As plain a scenario as it sounds, the playing grounds in which the characters roam is thick with subtext, the source of all things that toys with our own perception of this "portrait." The homosexual energy between Henry and Otis is palpable, and almost comedic, as they quarrel like lovers over a busted video camera or when one nurtures the other over a broken nose. (Says Otis in this scene, "I'd like to kill somebody." to which Henry replies passionately, "Say that again."). You might say it's funny, sure, but that smile of yours is gonna be scrubbed right off your face the minute these two invade the home of a suburban family in what is the film's grisly, yet skillfully done, centerpiece (a sequence which speaks volumes about on-screen violence). Later, we're forced to do yet another one-eighty turn, personifying Henry as a archetypal hero when he saves Becky from Otis' sexual hunger.
It helps that the key players - Rooker, Towles, and Arnold - sell every nuance of their characters like professionals (even though it was the start of their careers). Towles went so far as to see his dentist about getting stained, crooked teeth to ease him into Otis' despicable skin. Cast and crew say on this disc that Rooker often remained in character while going to the set; those talking to the actor didn‘t know if they were talking to Michael or Henry at times. Needless to say, he owns the role, fluctuating between a guy who appears shy and child-like and a determined, mature murderous machine.
Attaining Henry's grim air of realism and unnerving horror appears to have come effortlessly for those in front of and behind the camera. In this knock-out 20th Anniversary Edition's documentary with the cast and crew, Portrait: The Making of Henry (52m 28s), McNaughton explains how all of the pieces to make his opus came together with ease early on, from scoring a cool $100k budget to casting Rooker, who happened to arrive to his audition in his Henry-like work clothes. With a script that set out to "humanize" the killers, McNaughton lensed most of Henry in the streets of Chicago without much hassle from the city police. The filmmaking style was guerilla. The crew picked up shots on the fly, and most of the background extras were Chicago natives who just happened to be in the shot. You get the sense that McNaughton used and respected the city very much like Larry Cohen used New York City as the backdrop and character in many of his films. But as we all know by now, all didn't go so smoothly with Henry. After its completion in ‘85 it sat on the shelf until 1990.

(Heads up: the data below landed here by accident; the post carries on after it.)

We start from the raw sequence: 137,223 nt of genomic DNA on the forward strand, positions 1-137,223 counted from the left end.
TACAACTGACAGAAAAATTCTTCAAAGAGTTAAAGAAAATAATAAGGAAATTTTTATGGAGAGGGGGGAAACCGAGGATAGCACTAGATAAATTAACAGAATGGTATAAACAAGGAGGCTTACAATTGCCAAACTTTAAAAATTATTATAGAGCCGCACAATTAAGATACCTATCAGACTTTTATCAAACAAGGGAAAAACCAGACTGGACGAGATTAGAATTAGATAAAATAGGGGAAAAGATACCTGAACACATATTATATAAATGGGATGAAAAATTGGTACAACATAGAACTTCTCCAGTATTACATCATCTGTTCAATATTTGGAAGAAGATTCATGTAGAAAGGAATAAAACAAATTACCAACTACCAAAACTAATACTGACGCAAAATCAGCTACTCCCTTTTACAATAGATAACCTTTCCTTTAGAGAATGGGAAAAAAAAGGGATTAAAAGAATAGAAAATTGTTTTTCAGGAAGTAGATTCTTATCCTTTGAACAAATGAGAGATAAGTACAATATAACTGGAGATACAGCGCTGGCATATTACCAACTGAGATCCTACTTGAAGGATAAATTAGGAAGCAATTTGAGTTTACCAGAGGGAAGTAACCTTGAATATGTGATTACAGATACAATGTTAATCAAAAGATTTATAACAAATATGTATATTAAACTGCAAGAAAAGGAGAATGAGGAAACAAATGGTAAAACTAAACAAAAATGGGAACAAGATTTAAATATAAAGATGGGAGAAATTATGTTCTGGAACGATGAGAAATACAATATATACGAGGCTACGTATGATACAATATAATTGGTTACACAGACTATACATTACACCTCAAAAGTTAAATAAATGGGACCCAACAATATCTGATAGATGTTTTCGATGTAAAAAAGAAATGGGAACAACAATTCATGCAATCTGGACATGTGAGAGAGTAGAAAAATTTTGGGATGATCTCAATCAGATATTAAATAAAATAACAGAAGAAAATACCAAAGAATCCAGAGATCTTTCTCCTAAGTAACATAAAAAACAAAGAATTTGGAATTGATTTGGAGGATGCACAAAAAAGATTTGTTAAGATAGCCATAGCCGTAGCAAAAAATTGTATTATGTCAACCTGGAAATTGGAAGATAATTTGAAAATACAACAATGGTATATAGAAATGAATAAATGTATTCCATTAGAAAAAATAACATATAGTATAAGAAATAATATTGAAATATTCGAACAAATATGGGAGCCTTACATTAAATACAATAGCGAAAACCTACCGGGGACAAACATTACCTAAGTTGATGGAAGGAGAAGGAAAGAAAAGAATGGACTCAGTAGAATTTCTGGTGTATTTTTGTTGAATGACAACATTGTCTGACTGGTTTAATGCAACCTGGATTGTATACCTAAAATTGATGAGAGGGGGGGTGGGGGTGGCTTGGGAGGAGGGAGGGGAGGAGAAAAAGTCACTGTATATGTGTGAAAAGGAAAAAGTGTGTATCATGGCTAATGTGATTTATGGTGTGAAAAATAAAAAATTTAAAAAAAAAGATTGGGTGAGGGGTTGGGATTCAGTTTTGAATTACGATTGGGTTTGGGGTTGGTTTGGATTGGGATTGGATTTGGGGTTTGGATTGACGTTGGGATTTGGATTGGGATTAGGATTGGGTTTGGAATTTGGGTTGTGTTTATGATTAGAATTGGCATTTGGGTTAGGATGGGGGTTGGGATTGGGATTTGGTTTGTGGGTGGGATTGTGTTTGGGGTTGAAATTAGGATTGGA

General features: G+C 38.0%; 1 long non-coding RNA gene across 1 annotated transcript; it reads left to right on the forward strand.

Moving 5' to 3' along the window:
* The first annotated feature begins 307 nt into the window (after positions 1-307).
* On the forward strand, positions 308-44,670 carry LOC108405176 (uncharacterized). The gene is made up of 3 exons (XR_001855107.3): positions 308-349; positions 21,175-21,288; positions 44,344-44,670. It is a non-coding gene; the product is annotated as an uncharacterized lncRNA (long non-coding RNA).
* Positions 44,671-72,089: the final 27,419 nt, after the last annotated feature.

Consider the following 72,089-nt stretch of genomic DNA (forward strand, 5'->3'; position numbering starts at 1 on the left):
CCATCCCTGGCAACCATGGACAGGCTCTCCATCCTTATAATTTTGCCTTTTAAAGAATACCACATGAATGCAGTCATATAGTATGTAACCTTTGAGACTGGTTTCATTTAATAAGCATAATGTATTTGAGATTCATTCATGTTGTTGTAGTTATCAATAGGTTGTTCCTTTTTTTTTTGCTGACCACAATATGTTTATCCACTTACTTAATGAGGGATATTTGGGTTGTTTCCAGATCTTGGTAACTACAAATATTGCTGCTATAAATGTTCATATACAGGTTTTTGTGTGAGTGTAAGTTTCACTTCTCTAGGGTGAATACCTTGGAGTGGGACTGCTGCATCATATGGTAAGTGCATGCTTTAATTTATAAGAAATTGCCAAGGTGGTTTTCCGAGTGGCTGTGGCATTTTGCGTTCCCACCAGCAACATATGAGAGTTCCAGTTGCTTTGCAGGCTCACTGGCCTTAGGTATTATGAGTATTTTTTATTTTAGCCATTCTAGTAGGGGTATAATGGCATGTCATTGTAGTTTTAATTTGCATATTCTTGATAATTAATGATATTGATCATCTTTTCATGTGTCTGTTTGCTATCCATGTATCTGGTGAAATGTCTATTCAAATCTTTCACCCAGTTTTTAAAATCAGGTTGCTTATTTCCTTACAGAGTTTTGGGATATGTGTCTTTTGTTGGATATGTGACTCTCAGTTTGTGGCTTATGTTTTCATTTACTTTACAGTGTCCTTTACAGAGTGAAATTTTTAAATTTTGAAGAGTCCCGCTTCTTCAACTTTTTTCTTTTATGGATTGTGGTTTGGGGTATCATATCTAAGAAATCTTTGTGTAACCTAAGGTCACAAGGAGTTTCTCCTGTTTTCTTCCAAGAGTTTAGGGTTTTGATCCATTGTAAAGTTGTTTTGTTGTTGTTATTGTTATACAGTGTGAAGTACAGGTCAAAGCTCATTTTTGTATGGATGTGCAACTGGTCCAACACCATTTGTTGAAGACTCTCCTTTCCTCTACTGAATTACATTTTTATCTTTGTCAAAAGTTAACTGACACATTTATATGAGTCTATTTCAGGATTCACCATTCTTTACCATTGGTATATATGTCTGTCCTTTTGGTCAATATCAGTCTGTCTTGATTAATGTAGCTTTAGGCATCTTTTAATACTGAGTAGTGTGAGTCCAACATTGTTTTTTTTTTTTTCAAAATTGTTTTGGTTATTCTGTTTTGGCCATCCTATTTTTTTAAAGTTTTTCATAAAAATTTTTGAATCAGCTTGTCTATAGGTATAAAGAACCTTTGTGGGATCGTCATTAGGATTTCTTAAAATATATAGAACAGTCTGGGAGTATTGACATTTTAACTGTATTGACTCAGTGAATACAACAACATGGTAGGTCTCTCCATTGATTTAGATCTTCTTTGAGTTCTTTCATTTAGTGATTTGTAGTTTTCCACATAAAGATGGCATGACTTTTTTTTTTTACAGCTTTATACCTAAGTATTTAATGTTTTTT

The reason is explained in the documentary and further explored in McNaughton's commentary, moderated by genre-enthusiast David Gregory. There's a little regurgitation here (if you watched the docu first) but the director gets screen specific at times, breaking into a few amusing anecdotes including how he coaxed Ray Atherton - who plays the smarmy stolen electronics salesman - into feeling content in front of the camera. Also, Chuck Parello went on to helm a Henry sequel, but here we get a taste of what McNaughton's follow-up, Henry 2: Superstar of Crime, would've been like had he developed it himself. The disc also includes highly detailed storyboards (check out the panel with the Gein City Mall), trailers, a still gallery, a sampling of MPI's The Serial Killers DVD, The Serial Killers: Henry Lee Lucas (26m 17s), and about twenty-one minutes of deleted scenes. They don't carry a production track so McNaughton provides a commentary, using his time to explain where the scenes would fit in relation to the film and why they were excised, especially a tender moment between Henry and Otis. Yeesh. Fatal as Henry the man may be, Dark Sky, with this two-disc edition, has given us every reason to let Henry the film into our homes.
Henry: Portrait of a Serial Killer (1990)
(Dark Sky Films)
Directed by John McNaughton
Starring Michael Rooker, Tom Towles, Tracy Arnold
Portrait: The Making of Henry documentary
The Serial Killers: Henry Lee Lucas documentary
Commentary with John McNaughton
Deleted scenes with director's commentary
5 out of 5